Boston coach Doc Rivers loved the energy and intensity on defense that Stiemsma brought, but the Celtics’ tight cap situation after adding Jason Terry, Courtney Lee and re-signing Jeff Green figured to make it difficult for them to match Minnesota’s offer.
If the Wolves do land Stiemsma, it will be a welcome bit of good fortune on the free agent market after a few swings and misses. They negotiated with Portland to try to get Batum for more than a week, only to have the Blazers match their four-year, $45 million offer sheet.
The Wolves then missed out on Lee, who was moved to Boston in a sign-and-trade deal, and power forward Jordan Hill, who re-signed with the Lakers.
Minnesota needed to add another big man to back up starting center Nikola Pekovic after using the amnesty clause on Darko Milicic and letting Anthony Randolph leave in free agency.
They also have agreements with former Blazers guard Brandon Roy and Russian guard Alexey Shved that have yet to be officially announced.
The Wolves also have shown interest in Bulls free agent Ronnie Brewer, Warriors forward Dominic McGuire and in bringing back forward Anthony Tolliver, who has spent the past two seasons in Minnesota.
HEAT: A few days after the Miami Heat championship parade, Juwan Howard was back in workout mode.
Just in case.
Howard said Friday that he is still deciding whether he wants to return for a 19th NBA season, although the direction he’s leaning might be indicated by his being the first player back in the Heat practice gym once the title celebrations had slowed down a bit.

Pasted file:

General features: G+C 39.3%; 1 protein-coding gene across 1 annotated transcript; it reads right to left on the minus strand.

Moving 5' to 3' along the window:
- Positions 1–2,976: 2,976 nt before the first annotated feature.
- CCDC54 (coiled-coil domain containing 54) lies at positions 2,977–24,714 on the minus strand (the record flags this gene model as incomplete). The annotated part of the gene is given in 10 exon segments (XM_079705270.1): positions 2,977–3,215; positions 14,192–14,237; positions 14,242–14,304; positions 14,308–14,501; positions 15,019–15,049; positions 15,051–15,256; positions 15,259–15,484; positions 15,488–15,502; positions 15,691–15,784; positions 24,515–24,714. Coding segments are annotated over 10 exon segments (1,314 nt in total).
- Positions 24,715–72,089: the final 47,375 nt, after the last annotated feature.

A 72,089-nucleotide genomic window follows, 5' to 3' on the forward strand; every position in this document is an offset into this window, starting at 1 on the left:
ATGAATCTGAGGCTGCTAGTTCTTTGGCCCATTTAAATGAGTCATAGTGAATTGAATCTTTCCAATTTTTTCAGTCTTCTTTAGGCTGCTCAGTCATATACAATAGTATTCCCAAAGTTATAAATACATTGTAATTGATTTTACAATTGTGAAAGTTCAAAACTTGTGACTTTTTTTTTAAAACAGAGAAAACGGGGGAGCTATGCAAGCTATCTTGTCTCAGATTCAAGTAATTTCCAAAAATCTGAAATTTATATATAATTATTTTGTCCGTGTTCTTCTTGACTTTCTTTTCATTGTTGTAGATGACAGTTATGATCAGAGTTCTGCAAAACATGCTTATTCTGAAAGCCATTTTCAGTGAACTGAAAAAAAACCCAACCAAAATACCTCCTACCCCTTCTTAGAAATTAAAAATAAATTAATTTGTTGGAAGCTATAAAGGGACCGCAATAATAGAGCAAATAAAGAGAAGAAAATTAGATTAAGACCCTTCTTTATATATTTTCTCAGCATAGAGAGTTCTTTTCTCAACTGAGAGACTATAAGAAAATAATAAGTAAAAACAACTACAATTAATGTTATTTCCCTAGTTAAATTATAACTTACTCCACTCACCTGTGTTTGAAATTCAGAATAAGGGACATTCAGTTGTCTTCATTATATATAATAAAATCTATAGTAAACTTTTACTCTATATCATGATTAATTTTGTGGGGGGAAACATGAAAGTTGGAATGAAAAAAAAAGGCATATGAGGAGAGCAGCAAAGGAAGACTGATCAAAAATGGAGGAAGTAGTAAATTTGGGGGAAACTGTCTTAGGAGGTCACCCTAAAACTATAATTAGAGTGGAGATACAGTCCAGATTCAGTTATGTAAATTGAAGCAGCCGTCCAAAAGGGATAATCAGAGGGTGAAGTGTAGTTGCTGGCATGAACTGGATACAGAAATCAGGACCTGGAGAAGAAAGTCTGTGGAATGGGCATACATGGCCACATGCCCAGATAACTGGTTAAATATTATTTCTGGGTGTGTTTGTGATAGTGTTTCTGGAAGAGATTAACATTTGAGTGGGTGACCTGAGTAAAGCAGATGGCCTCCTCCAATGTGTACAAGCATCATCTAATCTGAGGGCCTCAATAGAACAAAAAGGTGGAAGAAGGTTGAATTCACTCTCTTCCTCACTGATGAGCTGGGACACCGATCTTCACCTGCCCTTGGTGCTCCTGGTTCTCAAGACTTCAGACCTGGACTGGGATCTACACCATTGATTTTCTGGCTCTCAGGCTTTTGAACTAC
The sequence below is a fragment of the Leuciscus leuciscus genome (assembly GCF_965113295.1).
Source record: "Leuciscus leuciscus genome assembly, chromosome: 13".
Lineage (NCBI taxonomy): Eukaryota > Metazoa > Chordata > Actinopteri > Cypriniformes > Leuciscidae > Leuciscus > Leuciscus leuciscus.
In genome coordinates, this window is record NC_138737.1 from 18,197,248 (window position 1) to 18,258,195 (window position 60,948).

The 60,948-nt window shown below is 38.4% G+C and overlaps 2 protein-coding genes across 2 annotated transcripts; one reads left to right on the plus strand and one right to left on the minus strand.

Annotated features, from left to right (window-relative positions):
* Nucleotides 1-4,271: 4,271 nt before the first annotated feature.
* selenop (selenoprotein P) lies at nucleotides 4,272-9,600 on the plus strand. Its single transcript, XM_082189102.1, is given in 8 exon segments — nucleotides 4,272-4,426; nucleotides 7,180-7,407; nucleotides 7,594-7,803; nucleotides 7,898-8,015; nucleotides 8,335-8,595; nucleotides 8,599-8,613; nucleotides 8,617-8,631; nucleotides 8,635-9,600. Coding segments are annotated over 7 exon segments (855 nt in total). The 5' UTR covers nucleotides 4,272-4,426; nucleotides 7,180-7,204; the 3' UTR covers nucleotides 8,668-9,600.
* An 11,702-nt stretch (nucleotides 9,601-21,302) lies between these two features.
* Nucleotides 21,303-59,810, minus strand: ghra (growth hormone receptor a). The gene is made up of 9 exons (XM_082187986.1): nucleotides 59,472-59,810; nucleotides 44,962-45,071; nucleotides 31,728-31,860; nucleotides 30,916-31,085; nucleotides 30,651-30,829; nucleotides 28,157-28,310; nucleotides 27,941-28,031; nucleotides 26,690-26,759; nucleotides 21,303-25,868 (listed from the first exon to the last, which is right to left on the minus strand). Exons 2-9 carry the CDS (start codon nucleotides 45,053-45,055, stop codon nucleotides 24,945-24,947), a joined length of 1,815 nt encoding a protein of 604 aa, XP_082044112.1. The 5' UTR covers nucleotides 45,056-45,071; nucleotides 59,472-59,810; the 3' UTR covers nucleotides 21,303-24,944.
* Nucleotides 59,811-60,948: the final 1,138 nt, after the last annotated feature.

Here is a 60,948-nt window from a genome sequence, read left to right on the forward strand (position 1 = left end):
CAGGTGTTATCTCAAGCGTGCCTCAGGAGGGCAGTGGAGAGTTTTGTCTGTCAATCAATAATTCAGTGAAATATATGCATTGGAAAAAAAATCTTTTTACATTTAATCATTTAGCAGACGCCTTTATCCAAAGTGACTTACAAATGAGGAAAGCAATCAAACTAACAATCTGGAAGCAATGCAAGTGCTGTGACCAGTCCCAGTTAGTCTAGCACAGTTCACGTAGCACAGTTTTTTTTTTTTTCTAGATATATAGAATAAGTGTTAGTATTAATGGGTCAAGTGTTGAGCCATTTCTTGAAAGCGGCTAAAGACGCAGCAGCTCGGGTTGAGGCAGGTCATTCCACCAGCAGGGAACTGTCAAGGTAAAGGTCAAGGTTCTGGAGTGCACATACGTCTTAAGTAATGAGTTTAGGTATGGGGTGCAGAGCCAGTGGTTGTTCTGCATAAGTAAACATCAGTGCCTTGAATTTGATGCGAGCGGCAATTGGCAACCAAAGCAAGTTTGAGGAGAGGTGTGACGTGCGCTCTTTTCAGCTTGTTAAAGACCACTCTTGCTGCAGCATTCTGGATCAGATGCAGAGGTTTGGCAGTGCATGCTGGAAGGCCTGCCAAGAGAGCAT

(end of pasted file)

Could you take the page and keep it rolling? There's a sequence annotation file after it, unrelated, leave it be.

“I still have the itch,” Howard said while appearing at a Heat “Learn to Swim” event for children. “I still have the passion and the love for the game. More importantly, I still like staying in shape and I can’t sit on my behind. I’m still iffy as far as if I want to come back and play or not, but I’ll tell you one thing <0x2014> once I decide, I want to be ready. So I am working out ... ready for whatever happens.”
Howard turns 40 next Feb. 7.
He has spent the past two seasons with the Heat, appearing in 85 regular-season and 20 playoff games, all in a reserve role. Howard is a free agent, though has indicated he would stay with the Heat if they want him back.
This season’s championship was the first pro title for Howard, part of Michigan’s famed “Fab Five” in the early 1990s. He has 16,138 career points, putting him 16th among active NBA players and 91st in league history, according to STATS LLC.
“It really hasn’t hit me,” Howard said.
He has been considered a huge asset in the Heat locker room <0x2014> Dwyane Wade told teammates late in the clinching game of the NBA Finals against Oklahoma City that they needed to maintain a lead to ensure Howard got a few minutes of playing time. Plus, he’s been a mentor of sorts to just about everyone on the Heat roster.
“This is a special moment, a special time for this team,” Howard said. “I’m still smiling, every day. Walking around throughout the city, people of course are patting you on the back, they’re so proud of this past season and our accomplishments. But now it’s time for us to really look back on what has happened throughout the season, be proud of all the hard work we put into it.”